Today’s guest for The First Time column, in which poets talk about the first poetry reading they attended, is Cecily Parks, the author of Field Folly Snow (University of Georgia Press, 2008) and the chapbook Cold Work (Poetry Society of America, 2005). Her poem “Silviculture” appears in issue 16 of Memorious.
One Sunday Evening
I went to high school at a boarding school in Massachusetts where boys were required to wear blazers and ties, and girls were required to wear dresses, skirts, or slacks with blazers, like the boys. On Sunday evenings after dinner, we congregated in what was called the Memorial Building and sat on the floor while teachers or student groups made announcements about the coming week. One Sunday evening, Gwendolyn Brooks read her poems to us.
It makes me sad that I can’t remember what year this was. It makes me sad to think that I probably wasn’t that interested in hearing Gwendolyn Brooks, winner of the Pulitzer Prize and former Poet Laureate, read us her poems. In high school I was good at biology and planned on becoming a veterinarian. When I read books, I read novels about animals. When my English teacher suggested that I write about The Waste Land my senior year, I told him that Eliot’s poem would be too hard for me to analyze. (What karma I flung into the universe in that moment, only to have the sentiment that “poetry is hard” boomerang back to me innumerable times over the past thirteen years that I’ve been writing and teaching poetry.)
I remember Gwendolyn Brooks as a tiny, old woman with a fierce speaking voice. Was this true? How many readings had she given at that point? Did she find it at all remarkable to be reading her poems to a group of privileged students dressed in Sunday School clothes in rural Massachusetts, or is it just me who finds it remarkable? I teach Gwendolyn Brooks in my poetry classes now. I love her poems. I can’t remember anything she read that night, with the exception of what is perhaps her most famous poem, “We Real Cool.”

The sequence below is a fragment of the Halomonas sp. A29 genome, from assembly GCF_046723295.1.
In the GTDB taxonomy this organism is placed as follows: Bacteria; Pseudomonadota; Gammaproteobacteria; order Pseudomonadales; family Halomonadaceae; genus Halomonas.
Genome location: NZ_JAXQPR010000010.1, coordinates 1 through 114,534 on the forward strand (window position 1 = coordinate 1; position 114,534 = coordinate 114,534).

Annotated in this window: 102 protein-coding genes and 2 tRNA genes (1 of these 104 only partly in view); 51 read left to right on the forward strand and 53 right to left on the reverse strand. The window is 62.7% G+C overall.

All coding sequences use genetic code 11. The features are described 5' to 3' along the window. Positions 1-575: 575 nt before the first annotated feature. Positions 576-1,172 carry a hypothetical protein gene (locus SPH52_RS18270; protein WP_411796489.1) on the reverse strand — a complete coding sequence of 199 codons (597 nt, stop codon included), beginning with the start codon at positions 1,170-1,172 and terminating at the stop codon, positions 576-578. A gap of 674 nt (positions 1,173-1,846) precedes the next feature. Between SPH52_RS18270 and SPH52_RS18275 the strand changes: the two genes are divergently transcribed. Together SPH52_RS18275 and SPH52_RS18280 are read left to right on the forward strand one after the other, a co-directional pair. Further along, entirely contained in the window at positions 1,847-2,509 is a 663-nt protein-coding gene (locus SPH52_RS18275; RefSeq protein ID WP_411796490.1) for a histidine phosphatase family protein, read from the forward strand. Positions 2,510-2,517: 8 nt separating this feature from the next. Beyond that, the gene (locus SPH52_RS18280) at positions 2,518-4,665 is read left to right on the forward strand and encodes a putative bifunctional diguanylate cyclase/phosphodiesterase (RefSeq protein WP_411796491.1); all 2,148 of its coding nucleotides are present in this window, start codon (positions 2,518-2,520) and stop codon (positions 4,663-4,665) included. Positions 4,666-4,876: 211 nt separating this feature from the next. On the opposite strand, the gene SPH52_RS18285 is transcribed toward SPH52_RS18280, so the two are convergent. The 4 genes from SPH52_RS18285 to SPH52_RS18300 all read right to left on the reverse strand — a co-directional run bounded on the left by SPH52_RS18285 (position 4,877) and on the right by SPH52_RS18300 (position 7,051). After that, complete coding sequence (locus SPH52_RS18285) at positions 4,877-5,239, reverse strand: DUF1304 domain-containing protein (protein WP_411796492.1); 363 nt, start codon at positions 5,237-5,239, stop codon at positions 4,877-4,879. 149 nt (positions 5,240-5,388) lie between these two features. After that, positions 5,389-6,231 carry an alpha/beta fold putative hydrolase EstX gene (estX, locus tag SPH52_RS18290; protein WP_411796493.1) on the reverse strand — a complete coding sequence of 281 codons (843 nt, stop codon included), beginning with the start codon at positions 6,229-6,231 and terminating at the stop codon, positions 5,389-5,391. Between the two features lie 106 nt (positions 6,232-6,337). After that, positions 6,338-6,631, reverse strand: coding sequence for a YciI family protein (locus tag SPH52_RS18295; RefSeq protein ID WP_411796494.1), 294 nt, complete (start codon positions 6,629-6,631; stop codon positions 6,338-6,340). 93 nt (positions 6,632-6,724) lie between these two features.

The Memorial Building, where Gwendolyn Brooks read, was dedicated in the 1950s to the boys from our school who died in World War II. When the reading ended, we did what we did every Sunday night. We streamed out of the Memorial Building into the grassy quad and the night. Mountains and farms encircled us. Couples disappeared into the woods for a few precious minutes before returning to their dormitories. Our curfew bore down on us, as it always did. In my dormitory, my bedroom window overlooked a graveyard of tilting, smooth-stoned graves. Gwendolyn Brooks, who must have been in her late seventies when I saw her read, would die in 2000, at the age of 83. My classmates and I were teenagers. We believed we would never grow old and would never die.
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